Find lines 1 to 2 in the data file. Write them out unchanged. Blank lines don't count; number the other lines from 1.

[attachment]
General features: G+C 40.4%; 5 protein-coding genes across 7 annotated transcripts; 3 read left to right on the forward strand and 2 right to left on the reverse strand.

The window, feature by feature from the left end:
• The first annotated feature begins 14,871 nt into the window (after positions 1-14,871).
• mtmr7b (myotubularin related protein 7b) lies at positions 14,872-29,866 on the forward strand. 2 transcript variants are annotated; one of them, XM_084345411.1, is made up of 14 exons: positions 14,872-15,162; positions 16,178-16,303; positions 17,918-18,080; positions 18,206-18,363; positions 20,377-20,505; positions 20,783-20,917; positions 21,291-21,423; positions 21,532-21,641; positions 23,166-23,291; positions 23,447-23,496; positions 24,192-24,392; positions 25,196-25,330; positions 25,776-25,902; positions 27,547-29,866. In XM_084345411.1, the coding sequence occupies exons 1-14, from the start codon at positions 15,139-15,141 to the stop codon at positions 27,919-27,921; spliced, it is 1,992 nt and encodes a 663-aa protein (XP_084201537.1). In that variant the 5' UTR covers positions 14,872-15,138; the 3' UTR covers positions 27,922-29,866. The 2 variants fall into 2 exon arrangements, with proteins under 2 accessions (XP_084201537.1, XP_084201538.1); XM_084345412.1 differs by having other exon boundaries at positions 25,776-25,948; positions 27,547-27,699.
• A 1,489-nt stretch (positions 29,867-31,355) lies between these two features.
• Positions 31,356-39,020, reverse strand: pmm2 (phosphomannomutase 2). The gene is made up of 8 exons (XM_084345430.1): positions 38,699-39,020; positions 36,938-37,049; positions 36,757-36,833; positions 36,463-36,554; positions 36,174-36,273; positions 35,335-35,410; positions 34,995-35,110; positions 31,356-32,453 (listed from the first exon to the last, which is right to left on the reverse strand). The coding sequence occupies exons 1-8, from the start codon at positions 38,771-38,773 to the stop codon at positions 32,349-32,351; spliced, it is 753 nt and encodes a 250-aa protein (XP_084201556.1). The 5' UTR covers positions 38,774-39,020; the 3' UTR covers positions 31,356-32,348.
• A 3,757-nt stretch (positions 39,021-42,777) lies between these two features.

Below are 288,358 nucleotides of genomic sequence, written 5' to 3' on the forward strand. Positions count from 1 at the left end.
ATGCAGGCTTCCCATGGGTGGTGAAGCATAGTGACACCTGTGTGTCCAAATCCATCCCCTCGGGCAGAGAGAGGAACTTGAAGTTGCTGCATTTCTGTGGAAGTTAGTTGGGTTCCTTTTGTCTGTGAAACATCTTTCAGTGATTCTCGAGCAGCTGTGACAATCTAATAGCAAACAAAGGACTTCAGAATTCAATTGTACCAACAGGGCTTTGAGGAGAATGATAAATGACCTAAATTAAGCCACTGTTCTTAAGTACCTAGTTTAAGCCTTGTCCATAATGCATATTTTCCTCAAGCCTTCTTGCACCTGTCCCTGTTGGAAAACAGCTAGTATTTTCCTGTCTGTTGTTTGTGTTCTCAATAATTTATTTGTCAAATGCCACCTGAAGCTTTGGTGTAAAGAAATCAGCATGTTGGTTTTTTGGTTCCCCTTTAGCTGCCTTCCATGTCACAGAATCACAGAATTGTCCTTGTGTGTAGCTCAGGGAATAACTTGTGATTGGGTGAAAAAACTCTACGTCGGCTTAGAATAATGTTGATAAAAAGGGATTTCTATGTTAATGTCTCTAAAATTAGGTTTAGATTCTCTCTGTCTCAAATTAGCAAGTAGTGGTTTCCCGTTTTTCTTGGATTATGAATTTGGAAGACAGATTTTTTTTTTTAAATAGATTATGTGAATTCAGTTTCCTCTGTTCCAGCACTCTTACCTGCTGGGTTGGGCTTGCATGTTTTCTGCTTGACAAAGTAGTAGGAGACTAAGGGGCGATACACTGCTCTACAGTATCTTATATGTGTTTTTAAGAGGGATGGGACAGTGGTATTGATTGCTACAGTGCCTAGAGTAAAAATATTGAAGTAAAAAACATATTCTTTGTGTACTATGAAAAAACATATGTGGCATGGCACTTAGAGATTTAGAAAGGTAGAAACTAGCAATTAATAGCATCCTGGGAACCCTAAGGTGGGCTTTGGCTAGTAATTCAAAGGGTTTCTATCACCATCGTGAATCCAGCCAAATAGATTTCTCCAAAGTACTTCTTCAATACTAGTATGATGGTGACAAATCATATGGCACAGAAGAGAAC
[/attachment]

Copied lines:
General features: G+C 40.4%; 5 protein-coding genes across 7 annotated transcripts; 3 read left to right on the forward strand and 2 right to left on the reverse strand.

The window, feature by feature from the left end: